Souvenir shopping suggestions
Published/Last edited or updated: 25th September, 2016
Known as a centre for many of Burma’s traditional artisan crafts—working in marble, stone, gold and teak wood, creating tapestries or making puppets, for instance—Mandalay’s workshops and showrooms display a huge variety of handmade artefacts. For a day of shopping and seeing how these items are created by the artists themselves, here is our list of the more impressive spaces to visit for free.
Gold leaf making
The thin, one-square-inch sheets of gold that have, over time, added an extra seven inches to the Mahamuni Buddha, are exclusively crafted in Mandalay. Many gold leaf workshops surround 36th Street, in between 77th and 79th Streets, but one in particular crosses over as a souvenir shop and has English-speaking staff. King Galon Gold Leaf Workshop staff will take you through the whole creation process. Labourers spend up to eight hours smashing a tiny bar of 24-karat pure gold down to the tracing-paper-thin gold sheets that fly away in the wind if you’re not careful. The heavy hammers fall in rhythmic thuds and the workroom is full of people sitting on the floor, cutting and packing the gold leaf. The showroom displays tiny golden figurines and other souvenirs, at prices lower than you will find elsewhere in the country. Pressure to buy is very low and credit cards are accepted.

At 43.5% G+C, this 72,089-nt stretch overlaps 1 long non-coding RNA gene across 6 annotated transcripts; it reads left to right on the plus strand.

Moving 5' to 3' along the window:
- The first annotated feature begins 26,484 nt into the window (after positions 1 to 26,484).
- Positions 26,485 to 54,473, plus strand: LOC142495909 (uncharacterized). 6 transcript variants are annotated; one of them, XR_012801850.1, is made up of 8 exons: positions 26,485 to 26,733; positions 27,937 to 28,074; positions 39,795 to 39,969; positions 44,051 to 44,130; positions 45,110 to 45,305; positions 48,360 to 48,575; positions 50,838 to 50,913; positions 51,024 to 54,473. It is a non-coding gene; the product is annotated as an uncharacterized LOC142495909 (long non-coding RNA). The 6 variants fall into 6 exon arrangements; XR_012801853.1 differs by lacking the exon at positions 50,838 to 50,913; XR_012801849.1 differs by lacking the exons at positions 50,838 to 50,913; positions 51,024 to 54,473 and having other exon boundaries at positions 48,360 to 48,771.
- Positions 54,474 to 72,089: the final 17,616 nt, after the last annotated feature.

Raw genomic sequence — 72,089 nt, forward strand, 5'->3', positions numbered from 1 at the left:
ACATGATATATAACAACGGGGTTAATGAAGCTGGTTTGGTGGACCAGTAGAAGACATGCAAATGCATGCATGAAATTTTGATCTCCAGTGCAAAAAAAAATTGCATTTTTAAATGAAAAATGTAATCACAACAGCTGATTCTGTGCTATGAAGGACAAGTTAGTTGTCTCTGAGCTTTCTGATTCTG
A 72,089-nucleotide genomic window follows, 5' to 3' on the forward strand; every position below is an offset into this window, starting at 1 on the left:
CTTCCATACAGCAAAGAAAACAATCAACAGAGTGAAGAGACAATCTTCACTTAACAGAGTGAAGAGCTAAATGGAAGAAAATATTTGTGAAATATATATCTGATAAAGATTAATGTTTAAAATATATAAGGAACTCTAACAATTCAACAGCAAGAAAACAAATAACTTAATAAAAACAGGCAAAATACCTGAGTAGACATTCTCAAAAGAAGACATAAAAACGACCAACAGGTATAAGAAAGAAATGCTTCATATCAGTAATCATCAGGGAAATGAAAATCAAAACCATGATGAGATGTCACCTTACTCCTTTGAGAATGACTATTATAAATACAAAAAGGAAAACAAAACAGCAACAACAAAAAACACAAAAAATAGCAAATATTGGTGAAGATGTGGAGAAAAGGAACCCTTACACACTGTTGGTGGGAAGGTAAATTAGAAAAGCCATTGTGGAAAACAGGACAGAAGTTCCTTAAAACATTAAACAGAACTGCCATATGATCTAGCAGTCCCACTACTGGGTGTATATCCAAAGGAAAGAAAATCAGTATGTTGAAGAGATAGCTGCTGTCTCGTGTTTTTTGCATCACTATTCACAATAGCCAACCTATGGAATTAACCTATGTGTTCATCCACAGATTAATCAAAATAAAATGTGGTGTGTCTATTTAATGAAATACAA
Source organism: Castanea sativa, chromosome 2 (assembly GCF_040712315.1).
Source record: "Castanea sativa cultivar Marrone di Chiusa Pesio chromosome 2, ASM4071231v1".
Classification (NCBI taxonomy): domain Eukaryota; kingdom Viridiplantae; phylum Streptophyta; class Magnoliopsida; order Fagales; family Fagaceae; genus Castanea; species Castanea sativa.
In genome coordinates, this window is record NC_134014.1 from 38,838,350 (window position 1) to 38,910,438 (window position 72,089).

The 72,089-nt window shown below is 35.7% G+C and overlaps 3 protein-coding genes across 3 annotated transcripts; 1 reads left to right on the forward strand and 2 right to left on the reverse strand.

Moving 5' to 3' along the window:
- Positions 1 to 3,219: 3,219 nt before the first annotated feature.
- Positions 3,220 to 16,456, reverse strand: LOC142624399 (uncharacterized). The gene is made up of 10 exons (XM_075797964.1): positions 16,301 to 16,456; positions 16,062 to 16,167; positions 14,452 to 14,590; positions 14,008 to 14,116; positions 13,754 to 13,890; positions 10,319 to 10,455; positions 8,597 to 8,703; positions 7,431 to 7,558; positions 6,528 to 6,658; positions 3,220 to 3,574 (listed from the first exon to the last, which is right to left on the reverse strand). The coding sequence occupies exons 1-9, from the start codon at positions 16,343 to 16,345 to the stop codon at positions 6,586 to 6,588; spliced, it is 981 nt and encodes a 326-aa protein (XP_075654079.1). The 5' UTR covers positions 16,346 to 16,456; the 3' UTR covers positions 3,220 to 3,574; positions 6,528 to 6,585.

Wood carvings and puppets
Your one-stop shop to pick up woodcarvings of all types is Aung Nan Myanmar Handicrafts . Hundreds of finely carved figures that fit in the palm of your hand or stand as tall as a man crowd this large workshop. Buddha statues sit in contemplation next to giant screaming eagles in a range of figures that prove that imagination has no limits. One of the specialties of this workshop includes the famous Myanmar puppets in hand-made costumes. Tapestries are also created here, sown and decorated with beads by the agile fingers of artists. Credit cards are accepted and packing and shipping services are available.
Marble and stone carving
While other craft workshops offer plenty of cheap souvenirs,Kyout Sit Dan is packed with intriguing workshops that can make for great photos—of course, you can snap up small elephants and other trinkets at very good prices as well, but the Buddha statues in varying states of completion sit all over the street covered with white dust and sprinkled with traditional charm. Kyout Sit Dan sits just behind Mahamuni Paya, next to the road that connects Mandalay and Amarapura.
King Galon Gold Leaf Workshop: 36th Street, between 78th and 79th; T: (02) 32135, (094) 714 3078; open daily 09:00–18:00.
Aung Nan Myanmar Handicrafts: 97-99 Sagaing Rd; T: (02) 70145, (09) 201 5813; open daily 08:00–20:00.
Kyauk Sit Dan: Between 85th and Mahamuni Paya.
Admission: Free to visit
Once called a nebula of good energy, Christopher wasn't impressed by where his institutional learning took him and blames travel and wonderfully eccentric people for where he is today: Burma (Myanmar).
These tours are provided by Travelfish partner GetYourGuide.
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